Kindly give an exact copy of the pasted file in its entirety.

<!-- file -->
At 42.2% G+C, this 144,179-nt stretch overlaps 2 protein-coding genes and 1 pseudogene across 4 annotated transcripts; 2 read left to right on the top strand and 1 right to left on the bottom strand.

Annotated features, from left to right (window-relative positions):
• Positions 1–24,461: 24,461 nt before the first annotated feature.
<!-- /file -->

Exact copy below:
At 42.2% G+C, this 144,179-nt stretch overlaps 2 protein-coding genes and 1 pseudogene across 4 annotated transcripts; 2 read left to right on the top strand and 1 right to left on the bottom strand.

Annotated features, from left to right (window-relative positions):
• Positions 1–24,461: 24,461 nt before the first annotated feature.